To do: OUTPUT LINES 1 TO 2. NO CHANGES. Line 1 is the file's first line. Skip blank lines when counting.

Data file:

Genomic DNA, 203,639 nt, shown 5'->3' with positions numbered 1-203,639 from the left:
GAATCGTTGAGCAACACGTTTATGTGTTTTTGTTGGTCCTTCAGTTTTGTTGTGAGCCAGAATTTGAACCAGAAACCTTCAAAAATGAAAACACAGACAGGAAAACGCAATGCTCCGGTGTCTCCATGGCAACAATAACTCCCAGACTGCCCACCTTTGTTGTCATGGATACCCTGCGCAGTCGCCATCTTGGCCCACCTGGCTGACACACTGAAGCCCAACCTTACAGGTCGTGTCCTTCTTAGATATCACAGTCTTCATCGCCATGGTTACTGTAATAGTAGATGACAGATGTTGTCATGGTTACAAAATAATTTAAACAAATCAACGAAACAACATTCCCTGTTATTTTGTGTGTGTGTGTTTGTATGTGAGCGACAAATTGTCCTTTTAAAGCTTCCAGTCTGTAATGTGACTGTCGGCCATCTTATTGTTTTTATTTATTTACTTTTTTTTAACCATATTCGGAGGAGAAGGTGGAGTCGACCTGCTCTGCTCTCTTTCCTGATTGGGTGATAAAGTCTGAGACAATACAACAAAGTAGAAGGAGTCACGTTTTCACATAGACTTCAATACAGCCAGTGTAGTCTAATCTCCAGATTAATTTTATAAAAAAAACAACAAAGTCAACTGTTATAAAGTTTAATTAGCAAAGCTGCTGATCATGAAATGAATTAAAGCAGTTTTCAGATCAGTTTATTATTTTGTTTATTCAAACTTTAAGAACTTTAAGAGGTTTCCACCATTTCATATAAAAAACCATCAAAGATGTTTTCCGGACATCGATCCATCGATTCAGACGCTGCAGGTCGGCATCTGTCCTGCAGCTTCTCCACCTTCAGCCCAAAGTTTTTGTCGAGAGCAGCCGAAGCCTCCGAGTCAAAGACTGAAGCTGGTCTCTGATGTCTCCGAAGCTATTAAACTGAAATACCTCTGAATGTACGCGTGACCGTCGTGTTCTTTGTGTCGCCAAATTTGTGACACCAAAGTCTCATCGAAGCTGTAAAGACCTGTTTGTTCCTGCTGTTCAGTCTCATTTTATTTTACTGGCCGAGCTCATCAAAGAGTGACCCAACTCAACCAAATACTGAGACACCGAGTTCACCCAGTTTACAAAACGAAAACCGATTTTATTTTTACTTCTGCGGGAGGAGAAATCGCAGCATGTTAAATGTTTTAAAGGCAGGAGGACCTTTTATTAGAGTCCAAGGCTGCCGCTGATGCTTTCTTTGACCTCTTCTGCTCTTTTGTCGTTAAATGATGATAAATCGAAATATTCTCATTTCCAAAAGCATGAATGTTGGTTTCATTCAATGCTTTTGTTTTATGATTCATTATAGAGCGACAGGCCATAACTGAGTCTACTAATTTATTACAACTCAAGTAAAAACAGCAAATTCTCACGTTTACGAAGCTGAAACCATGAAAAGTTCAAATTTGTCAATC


Genomic DNA, 203,639 nt, shown 5'->3' with positions numbered 1-203,639 from the left:
GAATCGTTGAGCAACACGTTTATGTGTTTTTGTTGGTCCTTCAGTTTTGTTGTGAGCCAGAATTTGAACCAGAAACCTTCAAAAATGAAAACACAGACAGGAAAACGCAATGCTCCGGTGTCTCCATGGCAACAATAACTCCCAGACTGCCCACCTTTGTTGTCATGGATACCCTGCGCAGTCGCCATCTTGGCCCACCTGGCTGACACACTGAAGCCCAACCTTACAGGTCGTGTCCTTCTTAGATATCACAGTCTTCATCGCCATGGTTACTGTAATAGTAGATGACAGATGTTGTCATGGTTACAAAATAATTTAAACAAATCAACGAAACAACATTCCCTGTTATTTTGTGTGTGTGTGTTTGTATGTGAGCGACAAATTGTCCTTTTAAAGCTTCCAGTCTGTAATGTGACTGTCGGCCATCTTATTGTTTTTATTTATTTACTTTTTTTTAACCATATTCGGAGGAGAAGGTGGAGTCGACCTGCTCTGCTCTCTTTCCTGATTGGGTGATAAAGTCTGAGACAATACAACAAAGTAGAAGGAGTCACGTTTTCACATAGACTTCAATACAGCCAGTGTAGTCTAATCTCCAGATTAATTTTATAAAAAAAACAACAAAGTCAACTGTTATAAAGTTTAATTAGCAAAGCTGCTGATCATGAAATGAATTAAAGCAGTTTTCAGATCAGTTTATTATTTTGTTTATTCAAACTTTAAGAACTTTAAGAGGTTTCCACCATTTCATATAAAAAACCATCAAAGATGTTTTCCGGACATCGATCCATCGATTCAGACGCTGCAGGTCGGCATCTGTCCTGCAGCTTCTCCACCTTCAGCCCAAAGTTTTTGTCGAGAGCAGCCGAAGCCTCCGAGTCAAAGACTGAAGCTGGTCTCTGATGTCTCCGAAGCTATTAAACTGAAATACCTCTGAATGTACGCGTGACCGTCGTGTTCTTTGTGTCGCCAAATTTGTGACACCAAAGTCTCATCGAAGCTGTAAAGACCTGTTTGTTCCTGCTGTTCAGTCTCATTTTATTTTACTGGCCGAGCTCATCAAAGAGTGACCCAACTCAACCAAATACTGAGACACCGAGTTCACCCAGTTTACAAAACGAAAACCGATTTTATTTTTACTTCTGCGGGAGGAGAAATCGCAGCATGTTAAATGTTTTAAAGGCAGGAGGACCTTTTATTAGAGTCCAAGGCTGCCGCTGATGCTTTCTTTGACCTCTTCTGCTCTTTTGTCGTTAAATGATGATAAATCGAAATATTCTCATTTCCAAAAGCATGAATGTTGGTTTCATTCAATGCTTTTGTTTTATGATTCATTATAGAGCGACAGGCCATAACTGAGTCTACTAATTTATTACAACTCAAGTAAAAACAGCAAATTCTCACGTTTACGAAGCTGAAACCATGAAAAGTTCAAATTTGTCAATC